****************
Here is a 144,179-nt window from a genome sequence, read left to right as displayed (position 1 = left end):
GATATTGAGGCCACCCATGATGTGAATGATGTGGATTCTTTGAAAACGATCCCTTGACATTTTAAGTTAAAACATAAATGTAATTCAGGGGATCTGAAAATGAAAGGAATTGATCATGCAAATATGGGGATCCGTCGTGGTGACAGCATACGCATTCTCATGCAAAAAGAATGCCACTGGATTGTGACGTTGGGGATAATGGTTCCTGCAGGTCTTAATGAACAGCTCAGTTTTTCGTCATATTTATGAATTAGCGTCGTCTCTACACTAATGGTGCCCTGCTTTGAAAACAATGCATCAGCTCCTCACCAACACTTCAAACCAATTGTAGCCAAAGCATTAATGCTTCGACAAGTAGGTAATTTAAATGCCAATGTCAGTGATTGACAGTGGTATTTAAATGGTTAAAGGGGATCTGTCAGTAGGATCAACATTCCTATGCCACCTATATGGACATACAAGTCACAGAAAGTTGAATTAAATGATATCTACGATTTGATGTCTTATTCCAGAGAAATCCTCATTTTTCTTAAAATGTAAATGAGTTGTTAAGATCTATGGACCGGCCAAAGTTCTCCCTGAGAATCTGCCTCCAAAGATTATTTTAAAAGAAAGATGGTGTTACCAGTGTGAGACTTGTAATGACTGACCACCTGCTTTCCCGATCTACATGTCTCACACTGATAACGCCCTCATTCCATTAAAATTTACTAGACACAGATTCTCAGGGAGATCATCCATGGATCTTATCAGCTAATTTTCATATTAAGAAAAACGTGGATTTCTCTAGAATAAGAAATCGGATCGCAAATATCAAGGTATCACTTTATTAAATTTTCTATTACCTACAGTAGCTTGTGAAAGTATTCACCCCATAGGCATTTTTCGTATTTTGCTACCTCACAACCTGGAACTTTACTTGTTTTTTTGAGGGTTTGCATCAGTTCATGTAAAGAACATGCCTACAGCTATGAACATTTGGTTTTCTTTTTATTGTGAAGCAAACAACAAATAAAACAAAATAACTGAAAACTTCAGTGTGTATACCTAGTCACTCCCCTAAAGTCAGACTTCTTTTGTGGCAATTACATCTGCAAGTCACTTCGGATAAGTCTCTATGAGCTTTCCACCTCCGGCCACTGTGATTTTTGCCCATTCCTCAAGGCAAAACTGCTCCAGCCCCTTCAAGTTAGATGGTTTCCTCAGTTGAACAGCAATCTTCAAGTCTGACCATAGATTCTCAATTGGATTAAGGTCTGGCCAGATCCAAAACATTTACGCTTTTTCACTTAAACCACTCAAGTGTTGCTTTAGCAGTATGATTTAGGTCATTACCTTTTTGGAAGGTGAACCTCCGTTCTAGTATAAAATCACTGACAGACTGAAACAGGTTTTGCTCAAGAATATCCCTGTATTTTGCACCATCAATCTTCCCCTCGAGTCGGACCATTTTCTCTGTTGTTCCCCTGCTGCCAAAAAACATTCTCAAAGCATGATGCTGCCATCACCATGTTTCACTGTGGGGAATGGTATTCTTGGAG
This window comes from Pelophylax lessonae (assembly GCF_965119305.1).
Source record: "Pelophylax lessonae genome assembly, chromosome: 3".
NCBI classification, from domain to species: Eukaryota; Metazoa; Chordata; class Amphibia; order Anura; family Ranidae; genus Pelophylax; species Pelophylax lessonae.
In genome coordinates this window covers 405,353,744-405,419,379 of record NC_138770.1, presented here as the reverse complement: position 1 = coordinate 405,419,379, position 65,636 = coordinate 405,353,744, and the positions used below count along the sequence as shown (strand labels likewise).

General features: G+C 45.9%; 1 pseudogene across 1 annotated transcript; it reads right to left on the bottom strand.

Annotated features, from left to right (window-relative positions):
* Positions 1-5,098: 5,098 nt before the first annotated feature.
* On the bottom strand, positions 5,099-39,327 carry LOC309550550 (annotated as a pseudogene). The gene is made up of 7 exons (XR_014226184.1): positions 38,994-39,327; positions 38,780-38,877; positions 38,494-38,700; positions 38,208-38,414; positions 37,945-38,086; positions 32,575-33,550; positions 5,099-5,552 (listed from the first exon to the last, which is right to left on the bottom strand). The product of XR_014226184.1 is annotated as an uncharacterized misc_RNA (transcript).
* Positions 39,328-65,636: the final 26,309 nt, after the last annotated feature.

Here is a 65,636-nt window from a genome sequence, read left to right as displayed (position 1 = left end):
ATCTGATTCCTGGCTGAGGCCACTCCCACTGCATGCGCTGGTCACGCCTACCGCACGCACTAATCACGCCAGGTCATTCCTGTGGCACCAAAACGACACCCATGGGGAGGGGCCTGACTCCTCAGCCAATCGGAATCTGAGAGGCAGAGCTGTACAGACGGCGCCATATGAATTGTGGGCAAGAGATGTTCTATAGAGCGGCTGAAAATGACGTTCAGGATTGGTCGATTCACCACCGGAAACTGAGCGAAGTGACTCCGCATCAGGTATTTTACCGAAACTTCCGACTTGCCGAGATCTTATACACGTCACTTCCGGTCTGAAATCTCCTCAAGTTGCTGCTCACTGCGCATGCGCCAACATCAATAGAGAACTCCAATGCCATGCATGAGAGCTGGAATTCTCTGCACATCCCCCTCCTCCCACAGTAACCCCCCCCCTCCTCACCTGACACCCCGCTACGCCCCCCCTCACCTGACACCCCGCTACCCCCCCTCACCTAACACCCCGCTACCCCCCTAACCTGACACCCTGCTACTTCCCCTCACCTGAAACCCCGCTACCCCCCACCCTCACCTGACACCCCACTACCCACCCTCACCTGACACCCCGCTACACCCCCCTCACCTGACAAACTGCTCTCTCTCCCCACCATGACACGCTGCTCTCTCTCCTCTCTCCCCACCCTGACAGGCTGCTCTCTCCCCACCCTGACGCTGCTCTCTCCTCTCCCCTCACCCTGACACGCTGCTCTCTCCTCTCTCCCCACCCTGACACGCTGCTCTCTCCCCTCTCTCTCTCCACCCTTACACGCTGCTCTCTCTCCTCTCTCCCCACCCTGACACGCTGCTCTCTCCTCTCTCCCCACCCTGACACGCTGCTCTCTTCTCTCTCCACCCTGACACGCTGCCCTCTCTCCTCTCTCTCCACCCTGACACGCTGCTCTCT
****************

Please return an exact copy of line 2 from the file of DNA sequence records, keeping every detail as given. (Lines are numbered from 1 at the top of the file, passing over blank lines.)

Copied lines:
GATATTGAGGCCACCCATGATGTGAATGATGTGGATTCTTTGAAAACGATCCCTTGACATTTTAAGTTAAAACATAAATGTAATTCAGGGGATCTGAAAATGAAAGGAATTGATCATGCAAATATGGGGATCCGTCGTGGTGACAGCATACGCATTCTCATGCAAAAAGAATGCCACTGGATTGTGACGTTGGGGATAATGGTTCCTGCAGGTCTTAATGAACAGCTCAGTTTTTCGTCATATTTATGAATTAGCGTCGTCTCTACACTAATGGTGCCCTGCTTTGAAAACAATGCATCAGCTCCTCACCAACACTTCAAACCAATTGTAGCCAAAGCATTAATGCTTCGACAAGTAGGTAATTTAAATGCCAATGTCAGTGATTGACAGTGGTATTTAAATGGTTAAAGGGGATCTGTCAGTAGGATCAACATTCCTATGCCACCTATATGGACATACAAGTCACAGAAAGTTGAATTAAATGATATCTACGATTTGATGTCTTATTCCAGAGAAATCCTCATTTTTCTTAAAATGTAAATGAGTTGTTAAGATCTATGGACCGGCCAAAGTTCTCCCTGAGAATCTGCCTCCAAAGATTATTTTAAAAGAAAGATGGTGTTACCAGTGTGAGACTTGTAATGACTGACCACCTGCTTTCCCGATCTACATGTCTCACACTGATAACGCCCTCATTCCATTAAAATTTACTAGACACAGATTCTCAGGGAGATCATCCATGGATCTTATCAGCTAATTTTCATATTAAGAAAAACGTGGATTTCTCTAGAATAAGAAATCGGATCGCAAATATCAAGGTATCACTTTATTAAATTTTCTATTACCTACAGTAGCTTGTGAAAGTATTCACCCCATAGGCATTTTTCGTATTTTGCTACCTCACAACCTGGAACTTTACTTGTTTTTTTGAGGGTTTGCATCAGTTCATGTAAAGAACATGCCTACAGCTATGAACATTTGGTTTTCTTTTTATTGTGAAGCAAACAACAAATAAAACAAAATAACTGAAAACTTCAGTGTGTATACCTAGTCACTCCCCTAAAGTCAGACTTCTTTTGTGGCAATTACATCTGCAAGTCACTTCGGATAAGTCTCTATGAGCTTTCCACCTCCGGCCACTGTGATTTTTGCCCATTCCTCAAGGCAAAACTGCTCCAGCCCCTTCAAGTTAGATGGTTTCCTCAGTTGAACAGCAATCTTCAAGTCTGACCATAGATTCTCAATTGGATTAAGGTCTGGCCAGATCCAAAACATTTACGCTTTTTCACTTAAACCACTCAAGTGTTGCTTTAGCAGTATGATTTAGGTCATTACCTTTTTGGAAGGTGAACCTCCGTTCTAGTATAAAATCACTGACAGACTGAAACAGGTTTTGCTCAAGAATATCCCTGTATTTTGCACCATCAATCTTCCCCTCGAGTCGGACCATTTTCTCTGTTGTTCCCCTGCTGCCAAAAAACATTCTCAAAGCATGATGCTGCCATCACCATGTTTCACTGTGGGGAATGGTATTCTTGGAG